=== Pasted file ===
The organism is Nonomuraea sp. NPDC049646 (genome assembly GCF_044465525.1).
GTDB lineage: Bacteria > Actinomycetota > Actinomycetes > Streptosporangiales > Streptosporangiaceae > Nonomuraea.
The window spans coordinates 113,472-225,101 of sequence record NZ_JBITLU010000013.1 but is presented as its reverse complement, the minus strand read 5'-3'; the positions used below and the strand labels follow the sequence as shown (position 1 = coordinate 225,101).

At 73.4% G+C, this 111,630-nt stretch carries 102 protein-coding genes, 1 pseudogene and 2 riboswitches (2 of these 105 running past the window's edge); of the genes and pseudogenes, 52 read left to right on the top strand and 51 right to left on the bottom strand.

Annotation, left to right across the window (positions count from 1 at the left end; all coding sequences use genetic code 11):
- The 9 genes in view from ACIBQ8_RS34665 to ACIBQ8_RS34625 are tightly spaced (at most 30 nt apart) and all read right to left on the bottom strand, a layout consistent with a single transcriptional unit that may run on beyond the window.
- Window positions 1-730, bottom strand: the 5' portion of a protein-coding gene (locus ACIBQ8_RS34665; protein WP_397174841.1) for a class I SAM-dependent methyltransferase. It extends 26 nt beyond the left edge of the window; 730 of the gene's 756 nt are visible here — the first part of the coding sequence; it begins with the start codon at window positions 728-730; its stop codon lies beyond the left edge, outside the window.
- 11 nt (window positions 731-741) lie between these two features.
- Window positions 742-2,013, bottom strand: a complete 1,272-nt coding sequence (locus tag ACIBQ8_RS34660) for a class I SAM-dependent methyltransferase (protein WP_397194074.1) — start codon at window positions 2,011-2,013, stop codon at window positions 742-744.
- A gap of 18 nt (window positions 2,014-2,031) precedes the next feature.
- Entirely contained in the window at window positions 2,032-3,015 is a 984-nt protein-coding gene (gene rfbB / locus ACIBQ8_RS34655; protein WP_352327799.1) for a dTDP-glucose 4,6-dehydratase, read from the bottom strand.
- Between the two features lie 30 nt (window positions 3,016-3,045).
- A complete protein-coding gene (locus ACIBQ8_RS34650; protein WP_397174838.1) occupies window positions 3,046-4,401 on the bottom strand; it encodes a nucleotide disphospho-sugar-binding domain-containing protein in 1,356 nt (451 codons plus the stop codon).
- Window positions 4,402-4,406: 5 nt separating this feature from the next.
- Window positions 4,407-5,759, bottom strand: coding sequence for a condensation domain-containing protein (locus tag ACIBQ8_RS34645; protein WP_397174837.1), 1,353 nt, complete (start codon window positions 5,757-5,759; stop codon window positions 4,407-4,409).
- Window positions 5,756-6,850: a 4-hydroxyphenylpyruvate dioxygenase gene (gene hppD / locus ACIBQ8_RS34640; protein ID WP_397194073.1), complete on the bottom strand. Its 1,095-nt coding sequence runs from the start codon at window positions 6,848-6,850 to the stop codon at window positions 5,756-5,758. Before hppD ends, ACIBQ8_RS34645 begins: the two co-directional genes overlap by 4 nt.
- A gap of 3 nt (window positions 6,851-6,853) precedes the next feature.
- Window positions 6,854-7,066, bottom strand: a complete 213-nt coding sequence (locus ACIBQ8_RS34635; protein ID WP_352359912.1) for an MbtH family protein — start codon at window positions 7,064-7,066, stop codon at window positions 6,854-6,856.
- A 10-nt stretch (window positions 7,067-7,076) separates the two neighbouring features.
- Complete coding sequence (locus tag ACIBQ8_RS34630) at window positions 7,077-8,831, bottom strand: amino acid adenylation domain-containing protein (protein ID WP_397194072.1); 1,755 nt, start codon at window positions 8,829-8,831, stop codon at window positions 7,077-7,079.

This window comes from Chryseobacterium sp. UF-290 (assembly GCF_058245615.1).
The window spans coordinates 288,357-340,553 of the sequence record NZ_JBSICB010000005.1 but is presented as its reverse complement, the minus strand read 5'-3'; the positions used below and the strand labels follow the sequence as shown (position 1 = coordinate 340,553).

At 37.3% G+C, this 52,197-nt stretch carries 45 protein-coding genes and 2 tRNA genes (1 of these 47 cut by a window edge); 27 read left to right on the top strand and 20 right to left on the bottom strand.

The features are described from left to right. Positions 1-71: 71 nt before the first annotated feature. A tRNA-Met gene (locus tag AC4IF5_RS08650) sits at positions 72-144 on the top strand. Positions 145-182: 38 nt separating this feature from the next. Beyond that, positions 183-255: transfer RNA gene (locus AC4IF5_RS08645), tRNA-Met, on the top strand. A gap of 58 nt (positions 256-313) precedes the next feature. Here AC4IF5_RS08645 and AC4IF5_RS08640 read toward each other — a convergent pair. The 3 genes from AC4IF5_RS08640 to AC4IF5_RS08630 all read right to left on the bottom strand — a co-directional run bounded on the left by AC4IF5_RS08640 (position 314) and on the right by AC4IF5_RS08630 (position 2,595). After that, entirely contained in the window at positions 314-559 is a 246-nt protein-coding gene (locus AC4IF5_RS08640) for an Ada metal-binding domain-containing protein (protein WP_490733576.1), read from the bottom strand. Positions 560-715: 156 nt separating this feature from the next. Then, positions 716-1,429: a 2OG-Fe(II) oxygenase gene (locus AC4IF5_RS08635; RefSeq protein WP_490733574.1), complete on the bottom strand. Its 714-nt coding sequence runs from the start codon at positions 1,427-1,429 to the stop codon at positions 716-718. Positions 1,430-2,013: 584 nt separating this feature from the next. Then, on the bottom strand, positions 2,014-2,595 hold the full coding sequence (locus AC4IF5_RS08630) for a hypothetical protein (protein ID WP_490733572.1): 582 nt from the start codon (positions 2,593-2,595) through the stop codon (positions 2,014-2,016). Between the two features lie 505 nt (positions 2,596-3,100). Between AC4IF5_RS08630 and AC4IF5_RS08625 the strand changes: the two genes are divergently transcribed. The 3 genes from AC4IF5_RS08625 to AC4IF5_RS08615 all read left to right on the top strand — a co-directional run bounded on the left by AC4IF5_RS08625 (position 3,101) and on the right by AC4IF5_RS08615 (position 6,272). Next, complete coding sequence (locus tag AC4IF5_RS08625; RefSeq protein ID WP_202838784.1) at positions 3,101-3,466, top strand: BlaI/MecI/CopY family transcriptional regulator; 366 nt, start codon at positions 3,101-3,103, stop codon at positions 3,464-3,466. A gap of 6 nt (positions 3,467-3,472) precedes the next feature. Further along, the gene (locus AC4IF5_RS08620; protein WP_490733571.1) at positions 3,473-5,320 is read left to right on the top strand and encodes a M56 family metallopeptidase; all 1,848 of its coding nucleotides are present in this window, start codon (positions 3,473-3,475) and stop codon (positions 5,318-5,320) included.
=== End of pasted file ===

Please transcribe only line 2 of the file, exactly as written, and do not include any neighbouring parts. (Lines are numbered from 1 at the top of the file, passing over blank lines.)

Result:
GTDB lineage: Bacteria > Actinomycetota > Actinomycetes > Streptosporangiales > Streptosporangiaceae > Nonomuraea.